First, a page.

Conservation Strategy FundSebastopol, California
Published February 16, 2012
Using Economic Principles to Protect the Environment
Two decades ago, economics was the conservation community’s big blind spot. It was considered the problem, not a part of the solution. Today, economics is accepted by a broad spectrum of conservationists from across the world as an important tool in their fight to protect the environment. A share of credit for the shift goes to Conservation Strategy Fund (CSF), which, since 1998, has taught people to use economics to protect forests, rivers and other ecosystems. CSF’s vision is for conservationists to use economics and business sense as shrewdly to sustain nature as developers do to exploit it.
CSF operates with a small core staff based in North, South and Central America, a roster of top university instructors and a network of around 1500 graduates from more than 80 countries who share information and expertise. CSF’s instructors provide intensive courses and hands-on field training to people in the non-profit sector and government. These trainings help local conservationists create and strengthen parks, influence policies, craft sustainable development paths and avert damage from major road and dam projects. This training and research effort combined with the hard work of innumerable local allies has helped to conserve around 20 million acres (8 million hectares) on less than $1 per acre. A few highlights include switching to a lower-impact expansion plan for the Panama Canal; thwarting roads that would have cut through Madidi National Park in Bolivia and the Maya Forest of Guatemala and Mexico; and developing innovative pricing strategies to reduce crowding in Tanzania’s national parks.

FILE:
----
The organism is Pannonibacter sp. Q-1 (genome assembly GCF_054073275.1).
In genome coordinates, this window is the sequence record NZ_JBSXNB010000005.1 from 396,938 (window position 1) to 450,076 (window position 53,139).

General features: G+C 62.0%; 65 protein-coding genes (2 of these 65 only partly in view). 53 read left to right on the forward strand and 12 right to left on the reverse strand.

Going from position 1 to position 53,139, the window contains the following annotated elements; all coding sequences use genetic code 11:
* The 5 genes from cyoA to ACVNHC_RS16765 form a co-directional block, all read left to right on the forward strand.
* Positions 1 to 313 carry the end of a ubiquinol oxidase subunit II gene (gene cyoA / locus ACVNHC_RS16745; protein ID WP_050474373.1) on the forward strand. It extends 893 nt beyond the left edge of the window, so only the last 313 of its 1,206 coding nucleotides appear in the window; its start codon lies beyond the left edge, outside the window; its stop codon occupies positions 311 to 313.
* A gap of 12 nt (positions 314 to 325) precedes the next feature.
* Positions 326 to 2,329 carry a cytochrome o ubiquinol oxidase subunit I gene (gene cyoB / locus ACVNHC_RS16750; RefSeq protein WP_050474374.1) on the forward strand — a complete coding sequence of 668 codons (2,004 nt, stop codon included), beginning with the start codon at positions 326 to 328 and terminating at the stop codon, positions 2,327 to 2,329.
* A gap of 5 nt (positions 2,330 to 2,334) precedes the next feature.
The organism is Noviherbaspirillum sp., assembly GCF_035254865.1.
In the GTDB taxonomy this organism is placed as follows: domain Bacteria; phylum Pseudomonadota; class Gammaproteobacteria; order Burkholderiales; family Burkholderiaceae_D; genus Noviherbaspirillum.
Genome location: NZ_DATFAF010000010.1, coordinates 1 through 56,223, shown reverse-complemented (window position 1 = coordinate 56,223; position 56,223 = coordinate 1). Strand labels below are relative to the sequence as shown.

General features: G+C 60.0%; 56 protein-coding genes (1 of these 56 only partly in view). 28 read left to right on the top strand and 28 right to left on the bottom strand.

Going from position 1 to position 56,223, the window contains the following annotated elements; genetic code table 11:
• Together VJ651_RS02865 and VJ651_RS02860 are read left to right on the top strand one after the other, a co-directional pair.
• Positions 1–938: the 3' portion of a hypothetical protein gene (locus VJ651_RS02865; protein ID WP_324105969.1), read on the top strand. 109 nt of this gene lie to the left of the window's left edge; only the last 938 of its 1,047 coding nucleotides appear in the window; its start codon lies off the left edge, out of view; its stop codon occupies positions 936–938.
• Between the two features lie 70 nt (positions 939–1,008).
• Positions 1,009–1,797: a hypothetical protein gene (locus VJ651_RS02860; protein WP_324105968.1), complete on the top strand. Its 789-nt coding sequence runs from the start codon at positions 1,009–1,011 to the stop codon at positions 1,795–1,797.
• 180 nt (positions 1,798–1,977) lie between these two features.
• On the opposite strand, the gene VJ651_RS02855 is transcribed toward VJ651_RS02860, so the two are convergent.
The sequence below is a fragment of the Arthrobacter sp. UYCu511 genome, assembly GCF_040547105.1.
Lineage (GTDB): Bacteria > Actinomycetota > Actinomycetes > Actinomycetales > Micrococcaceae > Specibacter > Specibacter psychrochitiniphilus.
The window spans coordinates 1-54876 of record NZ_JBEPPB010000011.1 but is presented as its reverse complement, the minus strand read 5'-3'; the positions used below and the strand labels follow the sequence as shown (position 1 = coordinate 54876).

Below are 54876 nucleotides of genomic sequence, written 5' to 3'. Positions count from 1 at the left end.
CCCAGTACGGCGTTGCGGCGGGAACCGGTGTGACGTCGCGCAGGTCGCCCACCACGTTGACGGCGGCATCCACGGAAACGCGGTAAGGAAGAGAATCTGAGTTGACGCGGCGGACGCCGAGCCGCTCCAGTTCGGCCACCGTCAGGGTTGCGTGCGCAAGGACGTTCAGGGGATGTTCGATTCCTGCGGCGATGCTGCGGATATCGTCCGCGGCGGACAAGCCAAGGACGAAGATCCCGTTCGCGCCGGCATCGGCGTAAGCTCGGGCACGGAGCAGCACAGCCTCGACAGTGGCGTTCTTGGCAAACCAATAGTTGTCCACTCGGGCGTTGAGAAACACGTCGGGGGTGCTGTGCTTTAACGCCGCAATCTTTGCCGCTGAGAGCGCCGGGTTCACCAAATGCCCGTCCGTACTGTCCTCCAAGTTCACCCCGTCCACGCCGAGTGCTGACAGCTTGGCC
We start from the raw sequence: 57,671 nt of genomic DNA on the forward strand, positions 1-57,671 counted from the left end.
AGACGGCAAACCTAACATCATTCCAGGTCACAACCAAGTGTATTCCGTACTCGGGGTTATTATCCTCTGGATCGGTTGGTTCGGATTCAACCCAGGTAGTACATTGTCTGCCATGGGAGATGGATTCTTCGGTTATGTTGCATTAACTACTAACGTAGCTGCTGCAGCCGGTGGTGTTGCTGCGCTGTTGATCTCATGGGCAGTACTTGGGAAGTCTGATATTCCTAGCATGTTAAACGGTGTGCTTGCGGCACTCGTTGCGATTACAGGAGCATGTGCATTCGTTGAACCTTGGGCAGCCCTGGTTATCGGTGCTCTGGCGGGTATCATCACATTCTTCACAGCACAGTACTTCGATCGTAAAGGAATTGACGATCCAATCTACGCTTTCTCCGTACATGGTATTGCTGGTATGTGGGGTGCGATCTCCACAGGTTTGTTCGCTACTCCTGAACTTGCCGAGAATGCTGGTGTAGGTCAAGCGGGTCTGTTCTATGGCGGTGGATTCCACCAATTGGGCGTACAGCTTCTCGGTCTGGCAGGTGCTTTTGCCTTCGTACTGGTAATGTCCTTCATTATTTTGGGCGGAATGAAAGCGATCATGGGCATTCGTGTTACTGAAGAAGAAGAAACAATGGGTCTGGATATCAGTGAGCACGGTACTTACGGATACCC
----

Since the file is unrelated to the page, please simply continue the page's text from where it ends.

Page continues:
CSF has analyzed the economic benefits and revenue potential of national parks in Brazil, Bolivia, Peru, Panama, Belize, Mexico and the Bahamas, and now is increasingly supporting indigenous and local Amazon communities — who control vast tracts of forest — in developing sustainable business plans.
The MacArthur Award for Creative and Effective Institutions arrives at a pivotal time in CSF’s growth. The broad applicability of CSF’s training and analysis has sparked increasing demand from a wide array of groups — from indigenous communities and small, activist NGOs to mainstream national and international NGOs and government agencies. In 2011 the organization received 10 applicants for every open seat in its core Economic Tools courses.
The $750,000 award will establish an operating reserve, which will enable CSF to reinforce its organizational base and plan how to scale up and serve more people. CSF plans to move more quickly into geographic regions such as Asia and Africa, and also expand its work to include marine conservation and climate change.
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